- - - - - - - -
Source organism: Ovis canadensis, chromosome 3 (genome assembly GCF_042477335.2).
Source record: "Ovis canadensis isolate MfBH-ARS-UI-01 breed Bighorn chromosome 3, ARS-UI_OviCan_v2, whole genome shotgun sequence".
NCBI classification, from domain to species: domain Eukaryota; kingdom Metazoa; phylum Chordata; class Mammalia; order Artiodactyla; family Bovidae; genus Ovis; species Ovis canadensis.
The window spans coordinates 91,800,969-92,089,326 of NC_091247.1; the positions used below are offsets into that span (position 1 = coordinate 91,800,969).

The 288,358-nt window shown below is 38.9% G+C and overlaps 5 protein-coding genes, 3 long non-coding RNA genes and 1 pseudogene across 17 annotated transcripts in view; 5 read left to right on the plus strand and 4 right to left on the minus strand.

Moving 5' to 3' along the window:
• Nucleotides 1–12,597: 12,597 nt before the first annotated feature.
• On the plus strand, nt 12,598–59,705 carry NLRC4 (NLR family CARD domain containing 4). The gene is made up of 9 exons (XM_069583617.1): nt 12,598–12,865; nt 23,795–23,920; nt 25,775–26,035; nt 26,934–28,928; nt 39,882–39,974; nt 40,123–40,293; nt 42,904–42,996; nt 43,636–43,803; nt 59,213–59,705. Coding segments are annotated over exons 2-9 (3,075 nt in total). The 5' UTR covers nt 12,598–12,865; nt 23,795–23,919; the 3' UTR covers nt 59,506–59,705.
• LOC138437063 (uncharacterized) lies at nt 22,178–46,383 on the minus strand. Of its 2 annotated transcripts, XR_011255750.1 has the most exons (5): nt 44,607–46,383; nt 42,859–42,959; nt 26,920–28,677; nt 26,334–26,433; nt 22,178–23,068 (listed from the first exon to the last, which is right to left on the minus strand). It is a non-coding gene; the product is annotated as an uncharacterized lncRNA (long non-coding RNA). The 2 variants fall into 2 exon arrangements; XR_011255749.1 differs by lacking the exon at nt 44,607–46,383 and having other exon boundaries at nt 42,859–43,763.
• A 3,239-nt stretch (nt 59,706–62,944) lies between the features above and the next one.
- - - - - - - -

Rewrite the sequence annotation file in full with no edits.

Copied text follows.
Source organism: Ovis canadensis, chromosome 3 (genome assembly GCF_042477335.2).
Source record: "Ovis canadensis isolate MfBH-ARS-UI-01 breed Bighorn chromosome 3, ARS-UI_OviCan_v2, whole genome shotgun sequence".
NCBI classification, from domain to species: domain Eukaryota; kingdom Metazoa; phylum Chordata; class Mammalia; order Artiodactyla; family Bovidae; genus Ovis; species Ovis canadensis.
The window spans coordinates 91,800,969-92,089,326 of NC_091247.1; the positions used below are offsets into that span (position 1 = coordinate 91,800,969).

The 288,358-nt window shown below is 38.9% G+C and overlaps 5 protein-coding genes, 3 long non-coding RNA genes and 1 pseudogene across 17 annotated transcripts in view; 5 read left to right on the plus strand and 4 right to left on the minus strand.

Moving 5' to 3' along the window:
• Nucleotides 1–12,597: 12,597 nt before the first annotated feature.
• On the plus strand, nt 12,598–59,705 carry NLRC4 (NLR family CARD domain containing 4). The gene is made up of 9 exons (XM_069583617.1): nt 12,598–12,865; nt 23,795–23,920; nt 25,775–26,035; nt 26,934–28,928; nt 39,882–39,974; nt 40,123–40,293; nt 42,904–42,996; nt 43,636–43,803; nt 59,213–59,705. Coding segments are annotated over exons 2-9 (3,075 nt in total). The 5' UTR covers nt 12,598–12,865; nt 23,795–23,919; the 3' UTR covers nt 59,506–59,705.
• LOC138437063 (uncharacterized) lies at nt 22,178–46,383 on the minus strand. Of its 2 annotated transcripts, XR_011255750.1 has the most exons (5): nt 44,607–46,383; nt 42,859–42,959; nt 26,920–28,677; nt 26,334–26,433; nt 22,178–23,068 (listed from the first exon to the last, which is right to left on the minus strand). It is a non-coding gene; the product is annotated as an uncharacterized lncRNA (long non-coding RNA). The 2 variants fall into 2 exon arrangements; XR_011255749.1 differs by lacking the exon at nt 44,607–46,383 and having other exon boundaries at nt 42,859–43,763.
• A 3,239-nt stretch (nt 59,706–62,944) lies between the features above and the next one.